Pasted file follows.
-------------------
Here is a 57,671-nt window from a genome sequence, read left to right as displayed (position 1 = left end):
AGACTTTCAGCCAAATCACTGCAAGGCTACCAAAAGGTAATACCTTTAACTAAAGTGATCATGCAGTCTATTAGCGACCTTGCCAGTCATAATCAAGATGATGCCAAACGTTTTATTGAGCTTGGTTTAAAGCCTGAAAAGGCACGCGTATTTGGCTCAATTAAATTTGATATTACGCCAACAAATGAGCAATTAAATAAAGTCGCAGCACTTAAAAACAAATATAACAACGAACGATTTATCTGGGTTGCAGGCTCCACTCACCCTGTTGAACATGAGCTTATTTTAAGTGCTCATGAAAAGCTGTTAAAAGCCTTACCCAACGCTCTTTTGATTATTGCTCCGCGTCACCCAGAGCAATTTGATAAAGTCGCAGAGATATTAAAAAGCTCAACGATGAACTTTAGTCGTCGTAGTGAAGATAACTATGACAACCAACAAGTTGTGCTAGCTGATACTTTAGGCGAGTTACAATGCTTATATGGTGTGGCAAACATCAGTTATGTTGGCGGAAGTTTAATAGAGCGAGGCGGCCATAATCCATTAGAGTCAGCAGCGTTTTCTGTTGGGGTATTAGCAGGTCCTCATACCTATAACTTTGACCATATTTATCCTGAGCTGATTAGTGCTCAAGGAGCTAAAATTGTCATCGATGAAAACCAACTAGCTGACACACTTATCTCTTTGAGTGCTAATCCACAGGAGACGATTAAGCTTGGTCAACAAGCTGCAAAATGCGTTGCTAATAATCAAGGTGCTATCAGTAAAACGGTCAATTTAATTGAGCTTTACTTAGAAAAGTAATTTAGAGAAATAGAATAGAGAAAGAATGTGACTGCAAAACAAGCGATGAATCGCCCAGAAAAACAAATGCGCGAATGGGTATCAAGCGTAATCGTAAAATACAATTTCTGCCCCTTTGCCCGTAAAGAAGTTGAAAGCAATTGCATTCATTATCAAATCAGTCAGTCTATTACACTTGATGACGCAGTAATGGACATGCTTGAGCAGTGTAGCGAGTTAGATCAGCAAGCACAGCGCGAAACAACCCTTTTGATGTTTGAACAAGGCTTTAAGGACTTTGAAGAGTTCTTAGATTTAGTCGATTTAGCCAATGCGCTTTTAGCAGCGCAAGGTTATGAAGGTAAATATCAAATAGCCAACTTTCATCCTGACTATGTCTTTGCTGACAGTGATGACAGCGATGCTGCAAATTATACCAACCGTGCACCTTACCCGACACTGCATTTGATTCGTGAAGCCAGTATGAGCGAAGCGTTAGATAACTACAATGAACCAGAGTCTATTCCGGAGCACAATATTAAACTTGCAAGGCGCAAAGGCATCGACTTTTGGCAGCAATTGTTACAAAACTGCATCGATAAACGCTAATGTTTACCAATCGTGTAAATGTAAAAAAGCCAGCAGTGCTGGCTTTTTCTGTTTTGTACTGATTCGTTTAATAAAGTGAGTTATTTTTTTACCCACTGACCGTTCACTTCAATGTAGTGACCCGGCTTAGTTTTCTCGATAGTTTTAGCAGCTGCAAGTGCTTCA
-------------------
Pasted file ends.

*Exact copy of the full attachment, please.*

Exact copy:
Here is a 57,671-nt window from a genome sequence, read left to right as displayed (position 1 = left end):
AGACTTTCAGCCAAATCACTGCAAGGCTACCAAAAGGTAATACCTTTAACTAAAGTGATCATGCAGTCTATTAGCGACCTTGCCAGTCATAATCAAGATGATGCCAAACGTTTTATTGAGCTTGGTTTAAAGCCTGAAAAGGCACGCGTATTTGGCTCAATTAAATTTGATATTACGCCAACAAATGAGCAATTAAATAAAGTCGCAGCACTTAAAAACAAATATAACAACGAACGATTTATCTGGGTTGCAGGCTCCACTCACCCTGTTGAACATGAGCTTATTTTAAGTGCTCATGAAAAGCTGTTAAAAGCCTTACCCAACGCTCTTTTGATTATTGCTCCGCGTCACCCAGAGCAATTTGATAAAGTCGCAGAGATATTAAAAAGCTCAACGATGAACTTTAGTCGTCGTAGTGAAGATAACTATGACAACCAACAAGTTGTGCTAGCTGATACTTTAGGCGAGTTACAATGCTTATATGGTGTGGCAAACATCAGTTATGTTGGCGGAAGTTTAATAGAGCGAGGCGGCCATAATCCATTAGAGTCAGCAGCGTTTTCTGTTGGGGTATTAGCAGGTCCTCATACCTATAACTTTGACCATATTTATCCTGAGCTGATTAGTGCTCAAGGAGCTAAAATTGTCATCGATGAAAACCAACTAGCTGACACACTTATCTCTTTGAGTGCTAATCCACAGGAGACGATTAAGCTTGGTCAACAAGCTGCAAAATGCGTTGCTAATAATCAAGGTGCTATCAGTAAAACGGTCAATTTAATTGAGCTTTACTTAGAAAAGTAATTTAGAGAAATAGAATAGAGAAAGAATGTGACTGCAAAACAAGCGATGAATCGCCCAGAAAAACAAATGCGCGAATGGGTATCAAGCGTAATCGTAAAATACAATTTCTGCCCCTTTGCCCGTAAAGAAGTTGAAAGCAATTGCATTCATTATCAAATCAGTCAGTCTATTACACTTGATGACGCAGTAATGGACATGCTTGAGCAGTGTAGCGAGTTAGATCAGCAAGCACAGCGCGAAACAACCCTTTTGATGTTTGAACAAGGCTTTAAGGACTTTGAAGAGTTCTTAGATTTAGTCGATTTAGCCAATGCGCTTTTAGCAGCGCAAGGTTATGAAGGTAAATATCAAATAGCCAACTTTCATCCTGACTATGTCTTTGCTGACAGTGATGACAGCGATGCTGCAAATTATACCAACCGTGCACCTTACCCGACACTGCATTTGATTCGTGAAGCCAGTATGAGCGAAGCGTTAGATAACTACAATGAACCAGAGTCTATTCCGGAGCACAATATTAAACTTGCAAGGCGCAAAGGCATCGACTTTTGGCAGCAATTGTTACAAAACTGCATCGATAAACGCTAATGTTTACCAATCGTGTAAATGTAAAAAAGCCAGCAGTGCTGGCTTTTTCTGTTTTGTACTGATTCGTTTAATAAAGTGAGTTATTTTTTTACCCACTGACCGTTCACTTCAATGTAGTGACCCGGCTTAGTTTTCTCGATAGTTTTAGCAGCTGCAAGTGCTTCA